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 Post subject: GMAT Number Theory
PostPosted: Tue Aug 04, 2009 1:26 pm 
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Joined: Sun Apr 19, 2009 6:56 pm
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When 777 is divided by positive integer n, the remainder is 77. How many possibilities are there for n?


How can we assume that since there are 5 factors less than or equal to 7: 1 , 2 , 4 , 5 , and 7, there are 5 possible values of n (i.e. factors of 700) greater than 77 ? Am I missing some link?


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 Post subject: Re: Test 5, question 10
PostPosted: Tue Aug 04, 2009 1:31 pm 
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If the remainder is 77, then n must logically be greater than 77. Also, there must be a positive integer q such that 777= nq + 77. i.e. nq = 700. Therefore, the factors of 700 greater than 77 comprise the possible values of n. Instead of counting the factors of 700 that are greater than 77, let’s count the ones that are less than or equal to 700/77.As 700 = 50 × 2 × 7, we can see that there are 5 factors of 700 that are less than or equal to 7: 1 , 2 , 4 , 5 , and 7. Thus there are 5 possible values of n (i.e. factors of 700) greater than 77. They are 700, 350, 175, 140 and 100. A simpler way to think about this is to figure out all the divisors of 700 bigger than 77. That gives you 700, 350, 175, 140 and 100.


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 Post subject: Re: Test 5, question 10
PostPosted: Wed Mar 02, 2011 3:17 am 
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Why do we count the factors that are less than or equal to 700/77 ?


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 Post subject: Re: Test 5, question 10
PostPosted: Wed Mar 02, 2011 5:45 am 
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Imagine, that we have a factor of 700, a, which is greater than 77. Then we know that:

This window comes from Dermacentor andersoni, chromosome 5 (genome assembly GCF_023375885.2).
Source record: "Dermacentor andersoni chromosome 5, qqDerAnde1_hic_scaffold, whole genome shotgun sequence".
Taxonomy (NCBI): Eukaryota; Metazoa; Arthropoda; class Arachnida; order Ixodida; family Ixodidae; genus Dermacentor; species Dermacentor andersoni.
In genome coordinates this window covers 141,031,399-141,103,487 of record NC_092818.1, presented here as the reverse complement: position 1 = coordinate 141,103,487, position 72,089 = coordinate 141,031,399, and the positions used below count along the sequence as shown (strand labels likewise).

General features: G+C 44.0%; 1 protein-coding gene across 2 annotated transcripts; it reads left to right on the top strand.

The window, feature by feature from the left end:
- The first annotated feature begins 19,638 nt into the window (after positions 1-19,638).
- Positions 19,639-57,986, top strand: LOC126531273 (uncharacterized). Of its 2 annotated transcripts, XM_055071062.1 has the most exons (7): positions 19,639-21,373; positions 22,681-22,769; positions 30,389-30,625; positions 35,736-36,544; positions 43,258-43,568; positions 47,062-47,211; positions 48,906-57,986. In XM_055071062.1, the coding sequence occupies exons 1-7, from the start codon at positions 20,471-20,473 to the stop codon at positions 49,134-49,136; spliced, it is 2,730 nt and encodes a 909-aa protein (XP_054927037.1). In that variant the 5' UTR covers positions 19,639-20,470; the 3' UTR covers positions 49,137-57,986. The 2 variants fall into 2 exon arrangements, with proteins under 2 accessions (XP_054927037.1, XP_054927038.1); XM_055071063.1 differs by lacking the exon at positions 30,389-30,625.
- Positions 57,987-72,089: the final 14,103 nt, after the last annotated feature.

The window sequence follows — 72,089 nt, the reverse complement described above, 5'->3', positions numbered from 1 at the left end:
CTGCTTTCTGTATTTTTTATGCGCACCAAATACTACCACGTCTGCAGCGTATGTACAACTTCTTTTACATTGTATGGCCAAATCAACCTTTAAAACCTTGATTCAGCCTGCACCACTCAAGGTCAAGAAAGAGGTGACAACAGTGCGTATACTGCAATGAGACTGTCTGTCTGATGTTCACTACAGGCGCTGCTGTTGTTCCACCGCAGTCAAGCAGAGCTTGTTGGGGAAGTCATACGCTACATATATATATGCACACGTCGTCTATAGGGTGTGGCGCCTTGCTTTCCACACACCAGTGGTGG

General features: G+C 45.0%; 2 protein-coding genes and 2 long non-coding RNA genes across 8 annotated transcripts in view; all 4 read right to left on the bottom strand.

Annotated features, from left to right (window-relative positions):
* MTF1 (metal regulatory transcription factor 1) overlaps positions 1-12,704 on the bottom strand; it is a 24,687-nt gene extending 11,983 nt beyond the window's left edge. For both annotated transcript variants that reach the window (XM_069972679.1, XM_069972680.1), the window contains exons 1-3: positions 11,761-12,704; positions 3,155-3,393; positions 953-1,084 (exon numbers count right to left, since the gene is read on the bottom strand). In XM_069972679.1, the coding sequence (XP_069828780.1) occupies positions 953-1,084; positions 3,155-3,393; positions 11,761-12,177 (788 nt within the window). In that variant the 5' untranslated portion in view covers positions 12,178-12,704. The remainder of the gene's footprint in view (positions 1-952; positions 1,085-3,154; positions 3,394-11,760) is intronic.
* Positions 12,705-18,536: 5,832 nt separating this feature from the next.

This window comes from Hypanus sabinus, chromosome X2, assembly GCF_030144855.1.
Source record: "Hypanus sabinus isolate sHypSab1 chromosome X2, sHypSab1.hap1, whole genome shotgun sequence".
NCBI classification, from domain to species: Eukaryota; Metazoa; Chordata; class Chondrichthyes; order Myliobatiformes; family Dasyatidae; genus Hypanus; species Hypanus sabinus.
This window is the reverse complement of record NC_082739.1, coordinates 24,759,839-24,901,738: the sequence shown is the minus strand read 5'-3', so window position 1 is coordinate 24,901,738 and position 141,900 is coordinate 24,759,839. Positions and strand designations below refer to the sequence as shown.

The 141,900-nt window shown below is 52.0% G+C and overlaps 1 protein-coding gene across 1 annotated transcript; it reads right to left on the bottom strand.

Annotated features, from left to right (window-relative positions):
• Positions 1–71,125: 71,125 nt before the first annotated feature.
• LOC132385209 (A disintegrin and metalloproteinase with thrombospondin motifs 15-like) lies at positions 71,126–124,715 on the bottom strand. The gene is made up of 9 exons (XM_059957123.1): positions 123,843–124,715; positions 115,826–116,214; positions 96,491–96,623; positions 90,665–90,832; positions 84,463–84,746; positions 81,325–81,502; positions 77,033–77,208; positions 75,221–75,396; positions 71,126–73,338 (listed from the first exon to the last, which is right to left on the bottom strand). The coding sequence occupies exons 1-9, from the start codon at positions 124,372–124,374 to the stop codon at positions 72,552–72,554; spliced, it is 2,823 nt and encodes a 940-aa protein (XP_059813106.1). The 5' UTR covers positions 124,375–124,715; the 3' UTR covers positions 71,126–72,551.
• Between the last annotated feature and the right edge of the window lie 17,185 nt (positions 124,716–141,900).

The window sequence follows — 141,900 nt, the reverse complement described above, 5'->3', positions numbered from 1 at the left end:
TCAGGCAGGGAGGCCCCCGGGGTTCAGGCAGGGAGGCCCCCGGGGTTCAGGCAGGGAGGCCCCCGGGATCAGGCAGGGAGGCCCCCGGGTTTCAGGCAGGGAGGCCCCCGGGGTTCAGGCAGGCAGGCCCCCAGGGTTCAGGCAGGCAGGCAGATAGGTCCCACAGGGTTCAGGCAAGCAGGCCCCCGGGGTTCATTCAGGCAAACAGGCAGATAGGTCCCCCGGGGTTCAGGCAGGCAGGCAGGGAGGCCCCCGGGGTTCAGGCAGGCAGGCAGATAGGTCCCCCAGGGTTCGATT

a > 77
700 = ab, so a = 700/b.
Therefore 700/b > 77 or 700/77 > b

As you see, for each factor a, which is greater than 77, there is a corresponding factor b = 700/a, which is less than 700/77.

Furthermore, it's a very good property to remember. It helps to analyze if an integers is a prime number or to find all the possible factors. For example:

How many distinct factors does 127 have?

It's easy to see that 11 < √127 < 12.
As we already know from the above reasoning, any factor a < √127 will yield a factor b > 127/√127 = √127. So we have to check divisibility by only 11 numbers and that will give us all the possible divisors.

1, 2, 3, 4, 5, 6, 7, 8, 9, 10, 11

1) 127 = 1 × 127 is obvious. So we have two factors here.
2) 127 is an odd number. So it's not divisible by any even number.

This leaves us:
3, 5, 7 , 9, 11

3) 127 is NOT divisible by 3, since 1 + 2 + 7 = 11 is NOT.
4) 127 is NOT divisible by 5, since it doesn't end in 0 or 5.

This leaves us:
7, 11

5) 127 = 121 + 6 = 11² + 6, so it's NOT divisible by 11
6) 127/7 = 16 × 7 + 1 (you can do it by long division method), so it's NOT divisible by 7.

As the result, we know that 127 is a prime number and has only two distinct factors: 1, 127.


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